Since introducing Billie Jean to my blog, I've had a number of questions on what having a house bunny is really like - so I wanted to put a post together to cover off how we care for Billie. Please bear in mind, this is just the advice we've been given by our vet - I'm not a rabbit expert and advice may vary depending on who you speak to. 

Whilst many people choose to have a hutch or cage indoors/outdoors for their rabbit, Billie is 100% cage free - meaning he is free to roam our home as he pleases. Whilst we sleep, we leave him in the kitchen/living room but let him roam around more freely during the day. Whilst he has no cage, rabbits do like to have a place to feel safe - Billie will often lie under the table or sofa so we recently bought a little playpen which has some hay in for him - and he'll often go in there if he wants some time to himself. 

Litter Training
One of the reasons rabbits make such good pets is that they are able to be litter trained just like cats - so as a result are incredibly clean pets to have. As we adopted Billie, he already came litter trained - however because he wasn't desexed, he did have the tendency to mark his territory which resulted in bad litter box habits. We soon resolved this by taking him to the vet for the op, and after about 6-8 weeks his hormones calmed down and he uses his litter box 99% of the time.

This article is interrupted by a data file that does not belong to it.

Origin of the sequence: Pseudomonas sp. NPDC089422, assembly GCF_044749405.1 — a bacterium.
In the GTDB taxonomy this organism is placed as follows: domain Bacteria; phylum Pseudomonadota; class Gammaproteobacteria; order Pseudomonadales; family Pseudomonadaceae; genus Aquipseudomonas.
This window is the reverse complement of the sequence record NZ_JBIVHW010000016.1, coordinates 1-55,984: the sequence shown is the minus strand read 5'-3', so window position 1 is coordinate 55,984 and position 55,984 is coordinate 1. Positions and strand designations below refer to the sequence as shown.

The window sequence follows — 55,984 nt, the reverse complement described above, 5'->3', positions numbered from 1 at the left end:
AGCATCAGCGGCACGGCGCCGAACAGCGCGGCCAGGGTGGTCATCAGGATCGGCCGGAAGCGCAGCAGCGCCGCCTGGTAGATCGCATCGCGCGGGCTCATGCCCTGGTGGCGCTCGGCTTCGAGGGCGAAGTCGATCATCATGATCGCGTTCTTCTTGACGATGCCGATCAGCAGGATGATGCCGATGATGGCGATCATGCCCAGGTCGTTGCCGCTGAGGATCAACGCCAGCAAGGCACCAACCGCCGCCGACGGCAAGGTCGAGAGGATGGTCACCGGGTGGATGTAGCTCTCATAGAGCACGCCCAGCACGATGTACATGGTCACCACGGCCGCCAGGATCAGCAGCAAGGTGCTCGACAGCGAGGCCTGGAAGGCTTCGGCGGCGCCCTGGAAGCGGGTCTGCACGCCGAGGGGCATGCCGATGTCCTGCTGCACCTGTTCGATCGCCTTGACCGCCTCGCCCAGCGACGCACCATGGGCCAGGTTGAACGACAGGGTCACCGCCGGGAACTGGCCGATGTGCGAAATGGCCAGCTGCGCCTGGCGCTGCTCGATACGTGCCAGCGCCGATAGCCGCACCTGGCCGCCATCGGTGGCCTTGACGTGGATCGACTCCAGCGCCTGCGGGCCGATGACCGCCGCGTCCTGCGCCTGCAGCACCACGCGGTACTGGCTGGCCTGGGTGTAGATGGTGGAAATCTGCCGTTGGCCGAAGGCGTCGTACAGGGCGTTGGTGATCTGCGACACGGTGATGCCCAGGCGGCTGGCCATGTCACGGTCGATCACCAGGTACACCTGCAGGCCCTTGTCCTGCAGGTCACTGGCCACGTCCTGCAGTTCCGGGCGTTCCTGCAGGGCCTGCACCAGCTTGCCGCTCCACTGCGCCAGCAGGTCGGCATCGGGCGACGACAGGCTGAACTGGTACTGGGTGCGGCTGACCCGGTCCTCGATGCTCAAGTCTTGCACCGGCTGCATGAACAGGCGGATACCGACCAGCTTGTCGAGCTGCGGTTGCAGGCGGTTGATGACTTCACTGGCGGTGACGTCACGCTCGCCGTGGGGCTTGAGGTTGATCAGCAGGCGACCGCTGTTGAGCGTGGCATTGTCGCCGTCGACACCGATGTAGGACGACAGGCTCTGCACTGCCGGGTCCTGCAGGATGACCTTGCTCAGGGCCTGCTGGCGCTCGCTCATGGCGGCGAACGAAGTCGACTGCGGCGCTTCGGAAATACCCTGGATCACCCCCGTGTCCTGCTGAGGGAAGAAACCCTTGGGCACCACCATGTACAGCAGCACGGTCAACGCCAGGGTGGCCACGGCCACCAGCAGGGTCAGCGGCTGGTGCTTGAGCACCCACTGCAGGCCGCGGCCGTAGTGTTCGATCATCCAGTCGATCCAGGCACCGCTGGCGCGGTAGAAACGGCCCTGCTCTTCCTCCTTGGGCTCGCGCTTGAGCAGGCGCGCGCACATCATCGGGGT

What to feed a rabbit seems to be something that a lot of people do differently - which can be frustrating when you first get a new pet. However we've taken the advice of our vet and only feed Bill hay, pellets, vegetables and the occasional treat. When we got him originally, he had been eating a diet of grains but these are very high in sugar and can result in all sorts of long term health problems. 

Fresh hay should make up the bulk of a rabbit's diet and is something we have readily available at all times (in his play pen to avoid minimal mess). Hay is important for rabbits because it provides essential fibre needed for good digestive health and it helps to wear down a rabbit's teeth (which continuously grow). 

Aside from the hay, I give Billie about half a cup of pellets every morning, and in the evening a mixed selection of leafy greens - things like spinach, kale, bok choy etc. I don't personally give him iceberg lettuce as it has no nutritional value, but many people do so it's just one of those things that varies from person to person.

Rabbits are super gentle animals, or at least Billie is. He loves to be stroked and played with, however he's not the biggest fan of being picked up. This is common among rabbits which is why they don't actually make the best pets for young children. Rabbits are delicate - their backs are very fragile and can break easily, so they need to be handled with care. We don't pick Billie up too much - I tend to once a day for a quick cuddle, and 9/10 times he's okay with it for a brief amount of time but he's never going to love it, it's just not in a rabbit's nature. 

You can follow Billie on Instagram here to keep up with regular doses of cuteness!

Does having a house rabbit appeal to you?